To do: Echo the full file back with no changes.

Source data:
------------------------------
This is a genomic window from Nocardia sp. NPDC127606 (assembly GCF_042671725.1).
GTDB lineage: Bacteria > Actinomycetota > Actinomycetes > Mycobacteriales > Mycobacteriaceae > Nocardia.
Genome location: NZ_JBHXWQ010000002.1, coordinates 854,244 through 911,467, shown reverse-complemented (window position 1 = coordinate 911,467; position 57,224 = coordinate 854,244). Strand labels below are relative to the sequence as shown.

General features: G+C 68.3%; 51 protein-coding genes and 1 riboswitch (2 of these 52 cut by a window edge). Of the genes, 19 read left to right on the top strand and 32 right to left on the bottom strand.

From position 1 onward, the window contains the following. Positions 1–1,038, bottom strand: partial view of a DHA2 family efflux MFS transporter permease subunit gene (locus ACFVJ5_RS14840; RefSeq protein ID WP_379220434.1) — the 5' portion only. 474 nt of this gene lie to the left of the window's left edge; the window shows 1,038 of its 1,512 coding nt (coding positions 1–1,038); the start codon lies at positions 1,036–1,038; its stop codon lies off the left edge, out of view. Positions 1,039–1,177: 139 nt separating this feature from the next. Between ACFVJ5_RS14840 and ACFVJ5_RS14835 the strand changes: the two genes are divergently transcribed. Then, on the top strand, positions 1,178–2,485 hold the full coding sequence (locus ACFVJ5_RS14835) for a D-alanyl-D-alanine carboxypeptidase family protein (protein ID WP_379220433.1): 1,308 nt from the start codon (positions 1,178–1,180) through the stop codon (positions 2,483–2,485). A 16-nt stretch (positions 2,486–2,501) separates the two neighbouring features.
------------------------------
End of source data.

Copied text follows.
This is a genomic window from Nocardia sp. NPDC127606 (assembly GCF_042671725.1).
GTDB lineage: Bacteria > Actinomycetota > Actinomycetes > Mycobacteriales > Mycobacteriaceae > Nocardia.
Genome location: NZ_JBHXWQ010000002.1, coordinates 854,244 through 911,467, shown reverse-complemented (window position 1 = coordinate 911,467; position 57,224 = coordinate 854,244). Strand labels below are relative to the sequence as shown.

General features: G+C 68.3%; 51 protein-coding genes and 1 riboswitch (2 of these 52 cut by a window edge). Of the genes, 19 read left to right on the top strand and 32 right to left on the bottom strand.

From position 1 onward, the window contains the following. Positions 1–1,038, bottom strand: partial view of a DHA2 family efflux MFS transporter permease subunit gene (locus ACFVJ5_RS14840; RefSeq protein ID WP_379220434.1) — the 5' portion only. 474 nt of this gene lie to the left of the window's left edge; the window shows 1,038 of its 1,512 coding nt (coding positions 1–1,038); the start codon lies at positions 1,036–1,038; its stop codon lies off the left edge, out of view. Positions 1,039–1,177: 139 nt separating this feature from the next. Between ACFVJ5_RS14840 and ACFVJ5_RS14835 the strand changes: the two genes are divergently transcribed. Then, on the top strand, positions 1,178–2,485 hold the full coding sequence (locus ACFVJ5_RS14835) for a D-alanyl-D-alanine carboxypeptidase family protein (protein ID WP_379220433.1): 1,308 nt from the start codon (positions 1,178–1,180) through the stop codon (positions 2,483–2,485). A 16-nt stretch (positions 2,486–2,501) separates the two neighbouring features.